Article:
Sequestro Di Persona (Island of Crime) [Film Score] (1968)
Composed & Conducted by Riz Ortolani (1926-2014)


1. [00:00] Titoli
2. [01:58] Sequenza Drammatica
3. [06:56] Tema Principale Ripresa
4. [10:35] Sequenza Drammatica № 2
5. [13:56] Shake Treno
6. [16:20] Sequenza Drammatica № 3
7. [21:24] Era Bello (Vocals by Gianni Davoli)
8. [24:03] Sequenza Drammatica № 4

Directed by Gianfranco Mingozzi (1932-2009) from a story by Ugo Pirro (1920-2008), this Italian crime thriller stars English actress, model, and singer Charlotte Rampling, Italian actor, producer, and director Franco Nero, Ennio Balbo (1922-1989), Frank Wolff (1928-1971), Spanish actress Margarita Lozano (1931-2022), Pierluigi Aprà (1943-1981), and Steffen Zacharias (1927-1989). With stunning landscape and cinematography (by Ugo Piccone), the film was shot entirely on Sardinia with locals participating as supporting actors. Also known under the titles ‘Ransom in Sardinia, ‘Unlawful Restraint, and ‘Sardinia Kidnapped, the film is a harsh, realistic example of late 60’s Italian Neo-realism.

University friends Christina Fisher (Charlotte Rampling) and Francesco Marra (Pierluigi Aprà) arrive in Sardinia, where they intend to spend a vacation and visit Francesco’s parents. As they tour the ruggedly scenic interior of the island, they are suddenly stopped by a group of bandits who kidnap Francesco, but allow Christina to leave. Horrified at what just happened, Christina rushes off to warn the family, urging them to report the incident to the police. However, Francesco’s friend Gavino (Franco Nero) along with the abductee’s parents (Ennio Balbo & Margarita Lozano) persuade her to hold off for the time being. Meanwhile, the kidnappers have demanded a ransom of 80 million lire, but Francesco’s father cannot afford such a high price. Christina soon becomes suspicious of everyone. Confused and paranoid, she sets out alone to contact the police, not realizing by doing so she will endanger the life of Francesco. In an atmosphere of terror, the entire population remains silent, and the only way out for Francesco’s father is to sell his land to Osilo (Frank Wolff), a wealthy landowner, to get the money needed to pay the ransom for his son. At the same time, a shootout between the bandits and police ensue, and Francesco is killed. Eventually the bandits, no more than poor shepherds trying to earn a living, realize that they were left in the dark about the true nature of their crime. It transpires that the whole setup was an elaborate land-grabbing scheme, with the strings being pulled by one of their own. They decide to deliver their leader into the hands of Gavino, who surprisingly recognizes him as Osilo, who manages to elude them by escaping, only to end up at the home of Francesco’s grieving parents. For Osilo there is no way out. Gavino and the dead boy’s family decide to exact their own brand of justice…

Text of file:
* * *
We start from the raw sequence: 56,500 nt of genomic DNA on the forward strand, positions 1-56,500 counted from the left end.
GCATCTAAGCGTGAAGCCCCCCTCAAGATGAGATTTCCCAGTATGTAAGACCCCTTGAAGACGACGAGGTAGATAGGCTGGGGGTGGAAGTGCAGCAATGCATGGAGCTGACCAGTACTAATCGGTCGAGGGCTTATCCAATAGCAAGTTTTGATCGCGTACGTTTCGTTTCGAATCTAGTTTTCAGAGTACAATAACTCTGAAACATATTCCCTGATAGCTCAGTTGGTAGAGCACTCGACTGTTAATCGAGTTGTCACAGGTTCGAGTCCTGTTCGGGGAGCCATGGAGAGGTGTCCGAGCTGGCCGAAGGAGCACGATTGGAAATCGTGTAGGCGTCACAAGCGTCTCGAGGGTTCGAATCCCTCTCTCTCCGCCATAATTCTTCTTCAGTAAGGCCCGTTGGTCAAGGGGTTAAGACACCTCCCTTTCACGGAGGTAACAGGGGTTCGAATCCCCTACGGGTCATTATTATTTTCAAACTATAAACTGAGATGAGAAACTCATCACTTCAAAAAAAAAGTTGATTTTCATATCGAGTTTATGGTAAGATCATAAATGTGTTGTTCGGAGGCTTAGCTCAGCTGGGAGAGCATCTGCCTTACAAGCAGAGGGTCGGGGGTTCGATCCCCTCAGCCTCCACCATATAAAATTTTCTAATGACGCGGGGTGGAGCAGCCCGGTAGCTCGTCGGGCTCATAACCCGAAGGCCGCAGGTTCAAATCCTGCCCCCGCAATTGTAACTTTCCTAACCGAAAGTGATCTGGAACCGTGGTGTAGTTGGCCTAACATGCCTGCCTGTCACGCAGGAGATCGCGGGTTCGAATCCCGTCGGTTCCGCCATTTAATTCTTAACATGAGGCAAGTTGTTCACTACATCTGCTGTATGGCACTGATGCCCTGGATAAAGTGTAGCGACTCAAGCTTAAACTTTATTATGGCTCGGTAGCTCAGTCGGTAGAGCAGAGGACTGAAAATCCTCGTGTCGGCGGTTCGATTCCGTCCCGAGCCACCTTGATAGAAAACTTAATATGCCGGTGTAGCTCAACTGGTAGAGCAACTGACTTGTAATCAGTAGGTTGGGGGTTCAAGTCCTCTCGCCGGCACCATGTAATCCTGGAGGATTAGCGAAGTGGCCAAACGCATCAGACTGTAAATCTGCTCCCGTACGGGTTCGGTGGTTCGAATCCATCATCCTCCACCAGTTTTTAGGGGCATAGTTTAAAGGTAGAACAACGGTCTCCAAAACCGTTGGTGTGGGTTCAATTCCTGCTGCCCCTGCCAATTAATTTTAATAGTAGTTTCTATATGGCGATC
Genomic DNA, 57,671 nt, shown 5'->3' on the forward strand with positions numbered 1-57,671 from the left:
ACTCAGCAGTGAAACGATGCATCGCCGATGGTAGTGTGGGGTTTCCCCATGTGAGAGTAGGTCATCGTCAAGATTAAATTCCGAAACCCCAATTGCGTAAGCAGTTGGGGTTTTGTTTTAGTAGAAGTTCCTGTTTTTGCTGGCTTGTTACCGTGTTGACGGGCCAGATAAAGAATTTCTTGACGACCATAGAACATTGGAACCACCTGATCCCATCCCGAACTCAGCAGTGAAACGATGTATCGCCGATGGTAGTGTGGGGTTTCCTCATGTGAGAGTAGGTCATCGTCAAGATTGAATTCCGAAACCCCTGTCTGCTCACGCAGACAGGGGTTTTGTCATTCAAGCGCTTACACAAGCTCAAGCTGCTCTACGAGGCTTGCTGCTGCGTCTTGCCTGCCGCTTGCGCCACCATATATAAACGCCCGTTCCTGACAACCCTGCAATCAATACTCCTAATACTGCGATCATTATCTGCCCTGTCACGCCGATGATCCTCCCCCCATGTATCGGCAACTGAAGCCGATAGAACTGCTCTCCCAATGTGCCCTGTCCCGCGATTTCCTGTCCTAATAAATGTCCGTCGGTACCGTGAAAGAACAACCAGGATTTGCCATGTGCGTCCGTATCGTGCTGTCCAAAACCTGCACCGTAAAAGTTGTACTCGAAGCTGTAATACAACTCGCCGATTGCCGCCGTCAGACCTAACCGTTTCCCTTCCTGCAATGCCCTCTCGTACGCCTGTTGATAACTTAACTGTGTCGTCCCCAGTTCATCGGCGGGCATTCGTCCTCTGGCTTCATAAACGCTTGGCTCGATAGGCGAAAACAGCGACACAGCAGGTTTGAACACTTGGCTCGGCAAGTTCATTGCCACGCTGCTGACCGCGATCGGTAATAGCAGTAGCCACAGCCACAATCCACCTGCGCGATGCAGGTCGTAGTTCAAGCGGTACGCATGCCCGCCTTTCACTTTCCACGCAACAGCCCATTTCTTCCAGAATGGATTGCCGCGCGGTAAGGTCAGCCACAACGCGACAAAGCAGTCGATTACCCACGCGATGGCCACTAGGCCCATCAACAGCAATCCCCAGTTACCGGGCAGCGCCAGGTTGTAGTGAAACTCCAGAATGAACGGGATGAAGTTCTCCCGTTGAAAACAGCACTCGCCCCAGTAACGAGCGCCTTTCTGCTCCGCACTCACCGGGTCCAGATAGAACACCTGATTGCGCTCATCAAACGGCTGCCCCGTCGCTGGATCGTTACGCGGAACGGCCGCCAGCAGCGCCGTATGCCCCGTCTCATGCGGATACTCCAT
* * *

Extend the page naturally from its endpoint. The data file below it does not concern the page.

Though surprisingly brief, Riz Ortolani has composed a beautiful score that adds to the sombre atmosphere of the film perfectly. The theme that runs throughout the film is a lovely piece, further enhanced by Italian songwriter, singer, and arranger Gianni Davoli’s vocal performance on ‘Era Bello. At home in a variety of musical styles and moods, Ortolani’s music is steeped in that rich, classical Italianate sound that composers such as Ennio Morricone (1928-2020), Luis Enríquez Bacalov (1933-2017), and Nino Rota (1911-1979) had in abundance. Riz Ortolani was among Italy’s busiest film (and television) composers for almost half a century, working in a wide range of genre films, including spaghetti westerns, comedies, horrors, thrillers and erotica.

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